All types of samples embedded in resin and polished were observed with an optical microscope.
Below are the images obtained on the polished sample (before the metallographic attack, Figure 12). The images show inevitable polishing lines, due to the reduced hardness of pure titanium. They show the geometry of the junction area and its macroscopic aspect, which has no large discontinuities.
We then proceeded to observe the sections after metallographic attack (Figures 13 and 14).
From the low magnification images (Figure 13) a different size of the crystalline grains can be seen in the junction area, which includes both the two lateral protuberances and the interface between the two wires. This area has, in all the samples, a finer microstructure, compared to that of the two wires, due to the rapid cooling of the material after welding. In addition, in the sample welded to two pulses without argon (Figure 13d) a darker color band is observed at the interface between the two wires, which corresponds to the altered zone identified at the SEM.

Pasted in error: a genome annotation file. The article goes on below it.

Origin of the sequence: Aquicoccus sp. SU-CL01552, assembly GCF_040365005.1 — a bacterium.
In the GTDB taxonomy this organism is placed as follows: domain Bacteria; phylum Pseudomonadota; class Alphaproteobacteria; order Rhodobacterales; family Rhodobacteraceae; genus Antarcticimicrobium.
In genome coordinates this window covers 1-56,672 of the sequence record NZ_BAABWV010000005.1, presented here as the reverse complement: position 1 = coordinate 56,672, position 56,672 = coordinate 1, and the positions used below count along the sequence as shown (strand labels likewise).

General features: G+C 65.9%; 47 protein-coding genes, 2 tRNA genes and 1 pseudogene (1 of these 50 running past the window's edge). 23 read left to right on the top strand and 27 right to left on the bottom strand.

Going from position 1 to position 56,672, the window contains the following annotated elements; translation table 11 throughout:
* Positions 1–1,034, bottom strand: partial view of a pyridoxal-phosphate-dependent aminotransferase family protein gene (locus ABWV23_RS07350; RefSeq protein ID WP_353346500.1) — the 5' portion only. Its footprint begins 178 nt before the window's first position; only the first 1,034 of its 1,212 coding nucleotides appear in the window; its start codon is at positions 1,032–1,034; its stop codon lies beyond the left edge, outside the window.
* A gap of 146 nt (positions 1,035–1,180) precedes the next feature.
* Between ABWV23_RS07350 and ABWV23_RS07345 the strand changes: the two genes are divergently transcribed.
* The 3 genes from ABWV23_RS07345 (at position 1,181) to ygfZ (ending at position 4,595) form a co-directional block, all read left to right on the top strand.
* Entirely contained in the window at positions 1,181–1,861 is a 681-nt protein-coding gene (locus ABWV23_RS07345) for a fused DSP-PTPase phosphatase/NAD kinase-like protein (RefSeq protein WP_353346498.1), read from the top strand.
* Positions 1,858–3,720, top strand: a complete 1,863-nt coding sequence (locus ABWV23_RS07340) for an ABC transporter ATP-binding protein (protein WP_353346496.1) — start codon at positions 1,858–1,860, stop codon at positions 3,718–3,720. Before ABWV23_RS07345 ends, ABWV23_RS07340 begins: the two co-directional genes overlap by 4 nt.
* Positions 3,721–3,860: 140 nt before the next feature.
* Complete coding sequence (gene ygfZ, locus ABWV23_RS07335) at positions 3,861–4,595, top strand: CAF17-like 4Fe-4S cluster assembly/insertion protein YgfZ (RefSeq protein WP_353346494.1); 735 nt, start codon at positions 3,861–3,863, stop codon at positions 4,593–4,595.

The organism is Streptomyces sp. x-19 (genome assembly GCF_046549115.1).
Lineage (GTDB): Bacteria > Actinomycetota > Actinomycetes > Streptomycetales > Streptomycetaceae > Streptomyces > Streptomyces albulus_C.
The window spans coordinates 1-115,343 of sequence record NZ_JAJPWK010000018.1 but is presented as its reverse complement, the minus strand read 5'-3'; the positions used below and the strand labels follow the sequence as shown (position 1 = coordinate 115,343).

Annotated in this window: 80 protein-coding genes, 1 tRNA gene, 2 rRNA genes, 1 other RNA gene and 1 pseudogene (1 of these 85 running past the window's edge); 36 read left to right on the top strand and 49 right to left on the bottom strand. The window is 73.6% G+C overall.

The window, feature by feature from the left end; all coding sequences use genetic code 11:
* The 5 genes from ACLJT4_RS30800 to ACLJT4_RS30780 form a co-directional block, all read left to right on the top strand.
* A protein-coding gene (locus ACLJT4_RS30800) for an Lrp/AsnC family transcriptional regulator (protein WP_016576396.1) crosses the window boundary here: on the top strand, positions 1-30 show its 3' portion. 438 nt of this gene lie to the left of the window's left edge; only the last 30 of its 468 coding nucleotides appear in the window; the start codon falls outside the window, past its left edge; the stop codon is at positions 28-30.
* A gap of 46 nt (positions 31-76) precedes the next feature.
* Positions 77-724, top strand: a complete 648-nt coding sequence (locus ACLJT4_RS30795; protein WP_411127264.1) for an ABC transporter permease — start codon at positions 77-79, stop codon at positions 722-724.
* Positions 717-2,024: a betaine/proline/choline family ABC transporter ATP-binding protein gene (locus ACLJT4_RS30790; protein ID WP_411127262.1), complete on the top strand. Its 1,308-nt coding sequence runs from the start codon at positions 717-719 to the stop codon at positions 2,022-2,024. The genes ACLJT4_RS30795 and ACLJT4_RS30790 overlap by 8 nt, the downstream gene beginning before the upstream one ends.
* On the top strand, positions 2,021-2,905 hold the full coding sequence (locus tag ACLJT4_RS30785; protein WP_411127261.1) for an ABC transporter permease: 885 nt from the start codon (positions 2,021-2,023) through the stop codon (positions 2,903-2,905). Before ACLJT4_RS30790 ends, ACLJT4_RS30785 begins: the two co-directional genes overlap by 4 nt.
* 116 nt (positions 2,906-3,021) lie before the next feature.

The photographs at higher magnifications (Figure 14) allow to highlight a discontinuity, in correspondence of the welding, which appears as a thin line in the case of welded samples
with a single pulse (with or without the use of argon, Figure 14 a-b) and as a wide band altered in the case of the sample welded with two pulses without using argon (Figure 14d). The sample realized with 2 impulses in the presence of argon (Figure 14e), vice versa, does not present any discontinuity, even if observed at high magnifications, and the welding zone appears as completely homogeneous and differs from the microstructure of the wires only for the small grain size.
Figure 15 shows the outer surface of the wires of the various samples. There are no microstructures of the alpha-case type, that is a thick layer of oxide.